Clients’ ask all the time whether they should pay off their home mortgage. The answer, like most financial and tax questions is “it depends”. As I see it, there is a subjective and an objective answer. Generally, the objective answer makes more rational/numbers sense, but the subjective answer for certain people can create a more peaceful and secure feeling of well-being. My general approach is that if your house represents 10% or less of your net worth when owned free and clear, as their financial planner, I am indifferent about the decision. The client should choose which way feels best for them, keep the mortgage or pay off the mortgage.
The subjective answer explained. Some people including myself, feel better when they are debt free. These client’s like to pay cash for cars, use no credit card debt and have a general feeling of well being when they are debt free. These people tend to be very financial conservative and have a great sense of freedom from being debt free and having significant investments. Assets only with no debt is for the financially conservative person, the best financial and life situation. If your debt free house is worth 10% or less of your overall asset portfolio and you will get a great sense of well being from being debt free, pay off your house and enjoy the peace and bliss which comes from being debt free.
The objective answer explained. Financial planners are typically numbers and math-oriented individuals. If you have a fixed rate mortgage at a low interest rate like we have in the 2021 environment, the math says that it is inefficient to pay off your mortgage. Let me use an example to illustrate. The 100-year average for large capitalization stocks in the US, such as the S&P 500, is 10%. The blended bond return over 100 years is approximately 5%. A 50% stock and 50% bond portfolio has yielded approximately 7.5% over the last 100 years. Since we are in a low bond rate environment both stock and bonds may yield less than the average. Investing in a 50% stock/50% bond today, tax efficiently, would be expected (not guaranteed) to yield 5.5% after tax over the next 10-20 years. If your fixed rate mortgage is 3.5% before tax, your gain in keeping your money in an investment portfolio instead of paying off your mortgage is at least 2% after the tax effects. 2% of a $500K mortgage is $10,000 a year, 2% of a $5M mortgage is $100,000 a year. In both cases, this is a significant amount of after-tax money annually.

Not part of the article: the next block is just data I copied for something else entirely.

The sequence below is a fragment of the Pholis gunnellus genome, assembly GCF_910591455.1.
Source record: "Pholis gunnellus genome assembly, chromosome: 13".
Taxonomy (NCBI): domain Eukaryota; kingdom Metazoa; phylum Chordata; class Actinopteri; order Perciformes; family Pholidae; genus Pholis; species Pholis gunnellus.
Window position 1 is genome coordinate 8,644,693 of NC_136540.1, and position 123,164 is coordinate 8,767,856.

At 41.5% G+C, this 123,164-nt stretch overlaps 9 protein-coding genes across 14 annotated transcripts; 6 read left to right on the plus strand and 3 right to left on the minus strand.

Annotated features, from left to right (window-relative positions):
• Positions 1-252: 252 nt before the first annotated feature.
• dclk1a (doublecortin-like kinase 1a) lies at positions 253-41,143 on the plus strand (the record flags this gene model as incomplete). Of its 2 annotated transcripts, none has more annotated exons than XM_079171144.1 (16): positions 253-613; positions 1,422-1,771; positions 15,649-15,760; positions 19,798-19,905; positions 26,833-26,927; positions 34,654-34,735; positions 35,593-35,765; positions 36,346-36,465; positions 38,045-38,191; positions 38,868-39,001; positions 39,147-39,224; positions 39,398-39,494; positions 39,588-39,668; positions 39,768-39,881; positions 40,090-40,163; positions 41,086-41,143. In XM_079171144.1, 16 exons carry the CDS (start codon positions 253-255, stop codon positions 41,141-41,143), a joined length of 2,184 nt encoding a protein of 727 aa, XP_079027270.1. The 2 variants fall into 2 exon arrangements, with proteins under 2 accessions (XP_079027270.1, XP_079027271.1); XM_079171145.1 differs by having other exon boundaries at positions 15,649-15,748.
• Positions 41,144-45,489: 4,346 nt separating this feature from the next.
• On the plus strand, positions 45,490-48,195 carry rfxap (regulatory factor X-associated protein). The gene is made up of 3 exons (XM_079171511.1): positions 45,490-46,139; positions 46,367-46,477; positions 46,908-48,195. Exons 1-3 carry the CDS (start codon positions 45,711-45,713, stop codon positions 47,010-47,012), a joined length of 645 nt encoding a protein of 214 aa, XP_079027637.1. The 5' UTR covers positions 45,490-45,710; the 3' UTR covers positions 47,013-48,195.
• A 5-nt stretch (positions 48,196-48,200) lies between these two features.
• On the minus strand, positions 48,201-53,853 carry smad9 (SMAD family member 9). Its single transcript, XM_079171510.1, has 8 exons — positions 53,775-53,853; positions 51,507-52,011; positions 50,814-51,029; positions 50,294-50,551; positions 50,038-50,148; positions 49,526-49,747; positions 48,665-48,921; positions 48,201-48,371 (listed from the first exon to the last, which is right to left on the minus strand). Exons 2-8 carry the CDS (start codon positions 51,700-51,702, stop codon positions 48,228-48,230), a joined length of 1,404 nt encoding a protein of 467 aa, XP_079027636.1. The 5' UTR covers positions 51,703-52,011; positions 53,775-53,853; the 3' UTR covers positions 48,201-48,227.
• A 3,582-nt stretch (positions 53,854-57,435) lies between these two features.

If your house is worth less than 10% of your total net worth and being debt free will give you a great sense of freedom and well-being, then pay the mortgage off. If your home value is more than 10% of your net worth, go with the objective, math and historical proven solution and take the 2 % advantage from keeping the money in a professionally managed investment portfolio. If you have any questions about paying off your mortgage, contact a Certified Financial Planner ™ to get a full evaluation of the options.